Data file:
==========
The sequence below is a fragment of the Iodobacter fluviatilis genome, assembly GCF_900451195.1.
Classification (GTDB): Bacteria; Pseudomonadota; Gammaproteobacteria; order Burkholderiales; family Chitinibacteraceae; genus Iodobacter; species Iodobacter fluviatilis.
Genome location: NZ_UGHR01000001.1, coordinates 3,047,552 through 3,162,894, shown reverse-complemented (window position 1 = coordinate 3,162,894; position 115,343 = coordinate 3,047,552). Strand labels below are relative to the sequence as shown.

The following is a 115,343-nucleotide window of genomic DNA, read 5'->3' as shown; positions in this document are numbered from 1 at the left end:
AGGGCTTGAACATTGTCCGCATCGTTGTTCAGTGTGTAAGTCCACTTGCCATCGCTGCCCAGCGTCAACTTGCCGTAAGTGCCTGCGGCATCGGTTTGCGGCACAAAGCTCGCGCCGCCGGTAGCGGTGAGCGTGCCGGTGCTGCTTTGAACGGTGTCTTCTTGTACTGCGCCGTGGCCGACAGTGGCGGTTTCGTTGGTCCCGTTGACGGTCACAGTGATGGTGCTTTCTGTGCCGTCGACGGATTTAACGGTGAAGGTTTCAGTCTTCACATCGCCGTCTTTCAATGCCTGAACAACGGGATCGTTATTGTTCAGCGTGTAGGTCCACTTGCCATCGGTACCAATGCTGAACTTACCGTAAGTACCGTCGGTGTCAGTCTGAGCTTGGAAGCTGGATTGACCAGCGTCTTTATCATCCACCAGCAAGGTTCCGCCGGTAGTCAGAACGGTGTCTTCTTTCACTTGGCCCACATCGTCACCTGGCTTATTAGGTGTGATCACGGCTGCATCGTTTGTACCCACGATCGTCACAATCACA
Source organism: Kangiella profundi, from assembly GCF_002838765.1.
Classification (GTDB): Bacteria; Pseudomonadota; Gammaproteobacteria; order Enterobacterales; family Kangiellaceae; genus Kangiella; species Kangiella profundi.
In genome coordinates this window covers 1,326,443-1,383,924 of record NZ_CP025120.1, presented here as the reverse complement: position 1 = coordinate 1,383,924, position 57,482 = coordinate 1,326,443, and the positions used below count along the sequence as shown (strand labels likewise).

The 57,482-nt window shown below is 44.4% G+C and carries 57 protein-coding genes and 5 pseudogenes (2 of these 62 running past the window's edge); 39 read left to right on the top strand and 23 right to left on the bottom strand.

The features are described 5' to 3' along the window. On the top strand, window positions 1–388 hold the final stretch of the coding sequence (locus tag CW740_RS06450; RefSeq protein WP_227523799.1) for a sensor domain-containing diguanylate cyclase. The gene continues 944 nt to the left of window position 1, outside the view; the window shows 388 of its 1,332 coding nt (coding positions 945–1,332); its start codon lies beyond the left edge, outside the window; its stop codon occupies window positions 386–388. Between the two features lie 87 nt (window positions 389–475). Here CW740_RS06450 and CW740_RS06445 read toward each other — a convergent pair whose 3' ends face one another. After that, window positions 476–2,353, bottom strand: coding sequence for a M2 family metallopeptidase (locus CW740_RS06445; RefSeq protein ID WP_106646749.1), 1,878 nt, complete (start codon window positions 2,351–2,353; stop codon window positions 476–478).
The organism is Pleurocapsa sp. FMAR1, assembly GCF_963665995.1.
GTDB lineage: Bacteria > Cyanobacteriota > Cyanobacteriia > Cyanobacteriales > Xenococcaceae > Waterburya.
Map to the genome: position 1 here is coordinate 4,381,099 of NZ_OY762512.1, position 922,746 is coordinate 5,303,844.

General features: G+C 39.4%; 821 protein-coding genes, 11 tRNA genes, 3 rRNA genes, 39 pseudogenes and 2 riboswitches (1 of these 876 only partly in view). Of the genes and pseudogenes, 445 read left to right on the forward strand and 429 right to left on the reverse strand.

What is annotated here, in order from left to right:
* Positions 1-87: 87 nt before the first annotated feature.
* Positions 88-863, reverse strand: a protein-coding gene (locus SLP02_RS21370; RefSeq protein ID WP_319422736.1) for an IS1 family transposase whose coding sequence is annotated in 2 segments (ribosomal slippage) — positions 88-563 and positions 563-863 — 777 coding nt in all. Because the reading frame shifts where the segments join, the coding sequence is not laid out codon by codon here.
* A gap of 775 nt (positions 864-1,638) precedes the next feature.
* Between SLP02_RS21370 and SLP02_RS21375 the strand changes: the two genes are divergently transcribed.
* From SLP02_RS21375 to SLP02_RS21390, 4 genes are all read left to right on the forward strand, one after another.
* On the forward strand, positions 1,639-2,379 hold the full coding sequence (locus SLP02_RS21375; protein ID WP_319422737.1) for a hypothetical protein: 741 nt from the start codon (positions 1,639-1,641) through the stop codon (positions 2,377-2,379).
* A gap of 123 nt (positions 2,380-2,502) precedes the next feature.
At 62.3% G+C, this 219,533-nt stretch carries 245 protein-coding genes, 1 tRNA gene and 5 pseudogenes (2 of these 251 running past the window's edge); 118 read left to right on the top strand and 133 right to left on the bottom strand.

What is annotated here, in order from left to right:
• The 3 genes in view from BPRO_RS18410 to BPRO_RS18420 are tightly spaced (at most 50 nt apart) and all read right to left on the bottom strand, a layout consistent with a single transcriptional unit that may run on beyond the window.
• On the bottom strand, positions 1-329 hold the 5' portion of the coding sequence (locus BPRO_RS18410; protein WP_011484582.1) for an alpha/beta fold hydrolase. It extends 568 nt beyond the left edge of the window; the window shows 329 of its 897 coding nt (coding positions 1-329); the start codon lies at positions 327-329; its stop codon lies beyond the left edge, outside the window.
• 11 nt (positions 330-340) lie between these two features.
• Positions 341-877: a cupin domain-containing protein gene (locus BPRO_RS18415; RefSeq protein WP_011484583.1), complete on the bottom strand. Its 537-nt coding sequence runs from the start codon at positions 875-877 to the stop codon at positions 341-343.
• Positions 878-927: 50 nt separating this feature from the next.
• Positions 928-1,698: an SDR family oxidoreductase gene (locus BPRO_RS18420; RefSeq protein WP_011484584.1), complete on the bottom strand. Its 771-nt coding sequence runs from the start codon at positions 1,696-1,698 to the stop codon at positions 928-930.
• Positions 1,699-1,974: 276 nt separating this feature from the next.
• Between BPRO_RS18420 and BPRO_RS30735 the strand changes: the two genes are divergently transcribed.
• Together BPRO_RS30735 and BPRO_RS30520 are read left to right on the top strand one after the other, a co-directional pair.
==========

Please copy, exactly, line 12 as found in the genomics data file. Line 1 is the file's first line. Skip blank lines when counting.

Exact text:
GTDB lineage: Bacteria > Cyanobacteriota > Cyanobacteriia > Cyanobacteriales > Xenococcaceae > Waterburya.